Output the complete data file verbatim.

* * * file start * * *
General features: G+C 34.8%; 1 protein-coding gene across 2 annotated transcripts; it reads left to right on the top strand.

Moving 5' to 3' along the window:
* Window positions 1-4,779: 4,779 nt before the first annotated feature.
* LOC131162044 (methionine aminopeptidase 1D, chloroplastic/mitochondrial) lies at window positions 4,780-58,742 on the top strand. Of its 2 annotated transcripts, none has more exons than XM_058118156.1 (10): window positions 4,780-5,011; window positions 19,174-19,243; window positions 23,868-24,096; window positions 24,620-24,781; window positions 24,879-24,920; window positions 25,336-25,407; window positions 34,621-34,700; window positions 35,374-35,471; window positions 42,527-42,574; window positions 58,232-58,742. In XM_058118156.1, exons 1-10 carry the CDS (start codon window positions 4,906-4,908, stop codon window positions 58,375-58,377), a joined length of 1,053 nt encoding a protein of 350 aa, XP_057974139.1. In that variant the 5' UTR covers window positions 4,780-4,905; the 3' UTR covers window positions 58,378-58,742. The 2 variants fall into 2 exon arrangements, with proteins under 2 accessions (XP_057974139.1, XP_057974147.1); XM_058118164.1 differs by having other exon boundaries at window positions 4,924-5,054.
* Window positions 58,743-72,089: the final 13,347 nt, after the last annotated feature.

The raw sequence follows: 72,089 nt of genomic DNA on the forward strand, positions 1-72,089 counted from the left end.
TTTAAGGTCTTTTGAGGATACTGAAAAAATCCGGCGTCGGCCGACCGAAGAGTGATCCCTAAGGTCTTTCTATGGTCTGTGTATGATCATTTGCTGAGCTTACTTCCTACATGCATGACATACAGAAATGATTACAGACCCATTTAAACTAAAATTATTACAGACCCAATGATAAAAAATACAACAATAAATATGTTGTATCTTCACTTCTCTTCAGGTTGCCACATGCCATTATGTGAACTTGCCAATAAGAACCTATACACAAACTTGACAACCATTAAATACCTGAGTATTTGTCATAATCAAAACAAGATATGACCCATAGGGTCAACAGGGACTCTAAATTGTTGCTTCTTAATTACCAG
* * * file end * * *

General features: G+C 34.8%; 1 protein-coding gene across 2 annotated transcripts; it reads left to right on the top strand.

Moving 5' to 3' along the window:
* Window positions 1-4,779: 4,779 nt before the first annotated feature.
* LOC131162044 (methionine aminopeptidase 1D, chloroplastic/mitochondrial) lies at window positions 4,780-58,742 on the top strand. Of its 2 annotated transcripts, none has more exons than XM_058118156.1 (10): window positions 4,780-5,011; window positions 19,174-19,243; window positions 23,868-24,096; window positions 24,620-24,781; window positions 24,879-24,920; window positions 25,336-25,407; window positions 34,621-34,700; window positions 35,374-35,471; window positions 42,527-42,574; window positions 58,232-58,742. In XM_058118156.1, exons 1-10 carry the CDS (start codon window positions 4,906-4,908, stop codon window positions 58,375-58,377), a joined length of 1,053 nt encoding a protein of 350 aa, XP_057974139.1. In that variant the 5' UTR covers window positions 4,780-4,905; the 3' UTR covers window positions 58,378-58,742. The 2 variants fall into 2 exon arrangements, with proteins under 2 accessions (XP_057974139.1, XP_057974147.1); XM_058118164.1 differs by having other exon boundaries at window positions 4,924-5,054.
* Window positions 58,743-72,089: the final 13,347 nt, after the last annotated feature.

The raw sequence follows: 72,089 nt of genomic DNA on the forward strand, positions 1-72,089 counted from the left end.
TTTAAGGTCTTTTGAGGATACTGAAAAAATCCGGCGTCGGCCGACCGAAGAGTGATCCCTAAGGTCTTTCTATGGTCTGTGTATGATCATTTGCTGAGCTTACTTCCTACATGCATGACATACAGAAATGATTACAGACCCATTTAAACTAAAATTATTACAGACCCAATGATAAAAAATACAACAATAAATATGTTGTATCTTCACTTCTCTTCAGGTTGCCACATGCCATTATGTGAACTTGCCAATAAGAACCTATACACAAACTTGACAACCATTAAATACCTGAGTATTTGTCATAATCAAAACAAGATATGACCCATAGGGTCAACAGGGACTCTAAATTGTTGCTTCTTAATTACCAG